Thursday, July 23, 2009

Open House

Open House by Elizabeth Berg

I'd read one of Berg's more recent books, Dream While You're Feeling Blue, and really enjoyed it so she had been on my long "to-read" list for a while but I wasn't quite sure which book to tackle next. Then, a co-worker recommended Open House and I knew I had to try it out. I was not disappointed. Berg is a strong writer and she creates believable, likeable characters and places them in common situations. This wasn't the typical "woman finds herself after terrible breakup" book, though. I read it in one night because I really wasn't sure how it would turn out. I wasn't disappointed, but it also was a bit of a surprise which is more than I can usually say for "women's fiction" titles. Highly recommended. I'd like to recommend the author as a whole, but with only two books under my belt and a strong warning from aforementioned co-worker that her others don't deliver the same punch as Open House, I'd better not do that. Yet.

Tuesday, July 21, 2009

A Summer Affair

A Summer Affair by Elin Hilderbrand

Hilderbrand is a bestselling writer with an impressive list of titles so I thought I'd give her a try. This will most likely be the last novel I read by this author. I'm sure there's room in the bookstores for another title of the 40-somethings-growing-tired-of-marriage-thus-starting-affairs genre if it gives this tale a new spin. This book reads as you would expect it to. No surprises. No surprising insights into human nature. Sample line: "Daphne was like an unsightly piece of toilet paper that Claire had dragged out of the ladies' room on her high heel."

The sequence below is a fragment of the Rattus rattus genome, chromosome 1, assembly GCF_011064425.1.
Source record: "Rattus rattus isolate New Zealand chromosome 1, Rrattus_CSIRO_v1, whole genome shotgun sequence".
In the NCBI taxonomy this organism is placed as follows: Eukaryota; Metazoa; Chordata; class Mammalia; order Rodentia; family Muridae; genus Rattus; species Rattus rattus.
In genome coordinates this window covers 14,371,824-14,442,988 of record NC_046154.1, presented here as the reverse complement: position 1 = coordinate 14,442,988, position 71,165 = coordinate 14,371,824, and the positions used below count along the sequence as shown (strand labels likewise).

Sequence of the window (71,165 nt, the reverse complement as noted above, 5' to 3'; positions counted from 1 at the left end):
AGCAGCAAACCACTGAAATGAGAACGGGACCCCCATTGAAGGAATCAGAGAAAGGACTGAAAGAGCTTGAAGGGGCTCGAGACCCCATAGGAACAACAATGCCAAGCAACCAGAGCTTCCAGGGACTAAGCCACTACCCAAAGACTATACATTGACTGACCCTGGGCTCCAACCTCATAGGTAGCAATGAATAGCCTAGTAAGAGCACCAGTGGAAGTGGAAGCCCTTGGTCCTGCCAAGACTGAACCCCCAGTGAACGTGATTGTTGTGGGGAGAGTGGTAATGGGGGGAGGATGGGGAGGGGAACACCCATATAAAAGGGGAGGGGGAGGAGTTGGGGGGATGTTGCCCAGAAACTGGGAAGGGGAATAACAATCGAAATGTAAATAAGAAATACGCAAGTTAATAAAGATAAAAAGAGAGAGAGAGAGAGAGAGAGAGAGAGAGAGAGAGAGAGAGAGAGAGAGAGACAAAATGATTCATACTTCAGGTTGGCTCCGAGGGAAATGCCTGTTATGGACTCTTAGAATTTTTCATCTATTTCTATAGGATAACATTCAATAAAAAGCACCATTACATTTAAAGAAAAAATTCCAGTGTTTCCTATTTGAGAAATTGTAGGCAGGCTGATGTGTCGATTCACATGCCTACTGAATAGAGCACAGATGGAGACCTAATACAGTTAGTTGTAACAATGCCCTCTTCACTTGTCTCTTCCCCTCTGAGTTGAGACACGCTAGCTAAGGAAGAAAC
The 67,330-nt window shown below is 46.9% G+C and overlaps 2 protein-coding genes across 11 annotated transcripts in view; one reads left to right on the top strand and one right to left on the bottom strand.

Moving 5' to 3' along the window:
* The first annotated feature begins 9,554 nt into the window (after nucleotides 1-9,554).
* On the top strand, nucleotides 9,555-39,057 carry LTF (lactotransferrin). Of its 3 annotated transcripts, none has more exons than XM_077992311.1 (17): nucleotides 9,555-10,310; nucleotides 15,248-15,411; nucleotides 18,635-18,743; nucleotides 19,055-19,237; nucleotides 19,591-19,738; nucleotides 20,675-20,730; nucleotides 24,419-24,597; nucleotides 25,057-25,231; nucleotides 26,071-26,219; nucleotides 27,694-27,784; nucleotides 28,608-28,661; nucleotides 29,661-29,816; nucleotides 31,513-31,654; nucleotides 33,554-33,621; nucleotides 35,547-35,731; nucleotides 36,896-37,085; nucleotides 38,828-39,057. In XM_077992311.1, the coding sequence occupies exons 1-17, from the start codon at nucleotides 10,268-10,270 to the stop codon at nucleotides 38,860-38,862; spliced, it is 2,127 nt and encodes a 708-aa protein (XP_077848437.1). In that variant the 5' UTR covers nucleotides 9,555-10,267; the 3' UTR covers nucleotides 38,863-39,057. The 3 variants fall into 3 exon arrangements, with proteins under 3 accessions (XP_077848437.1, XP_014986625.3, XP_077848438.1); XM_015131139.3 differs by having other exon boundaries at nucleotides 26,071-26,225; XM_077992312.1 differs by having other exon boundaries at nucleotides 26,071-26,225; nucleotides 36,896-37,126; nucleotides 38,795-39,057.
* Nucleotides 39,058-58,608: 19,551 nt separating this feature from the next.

At least the main character's first love becomes a world-famous rock star. That's kind of fun.

Tuesday, July 14, 2009

I'm with the Band

I'm with the Band: Confessions of a Groupie by Pamela Des Barres

This has been on my list for years--since Almost Famous became one of my favorite movies to be exact. If you've been a fan of music--whether a Paul McCartney girl or a Taylor Hanson girl--you've read or been told to read this book. What no one had told me is how poorly written it is. How annoying the writer is. How it reads like a 12-year-old wrote it but it's written by a 50-year-old. It's insulting and it makes me pity the writer. She had sex with Mick Jagger. So what? The only redeeming part of the book was to see how human she was and that she actually had feelings for all these musicians. Which is really what made her so pitiful. And in the end, I just was sorry that she'd wasted my time.

Friday, July 10, 2009

A Brain Wider Than the Sky: A Migraine Diary by Andrew Levy

Andrew Levy was my American Lit and Creating Writing Non-Fiction professor at Butler. He was one of the very best teachers I have ever had and he inspired me to write. I was thrilled to pick up his latest book--a memoir about his years of suffering from migraine headaches. There's just something about his writing--the way he can describe the ordinary in such a beautiful way--that makes me want to be a better writer myself. His writing reads as though it's effortless and this particular book loads a multitude of research on migraines. As an English professor, Levy doesn't leave out examples of literary figures who have written about migraines--Virginia Woolf and Emily Dickinson just to name two. With a 20 page bibliography and 45 pages of notes, his research is quite impressive--but it still can't compete with the grace and skill of his writing.

Monday, July 6, 2009

Brooklyn by Colm Toibin

This book was beautifully written and, although not a thrilling premise, was a quick read with a moving plot. Toibin captured perfectly the feeling of having two "homes" and how when you are caught up in one, the other seems almost like a fantasy. For that, this book is a literary achievement. The ending was rushed and a little disappointing if only because we didn't get enough of her time in Ireland to really wonder what her decision would be. All in all, though, a fantastic read--highly recommended.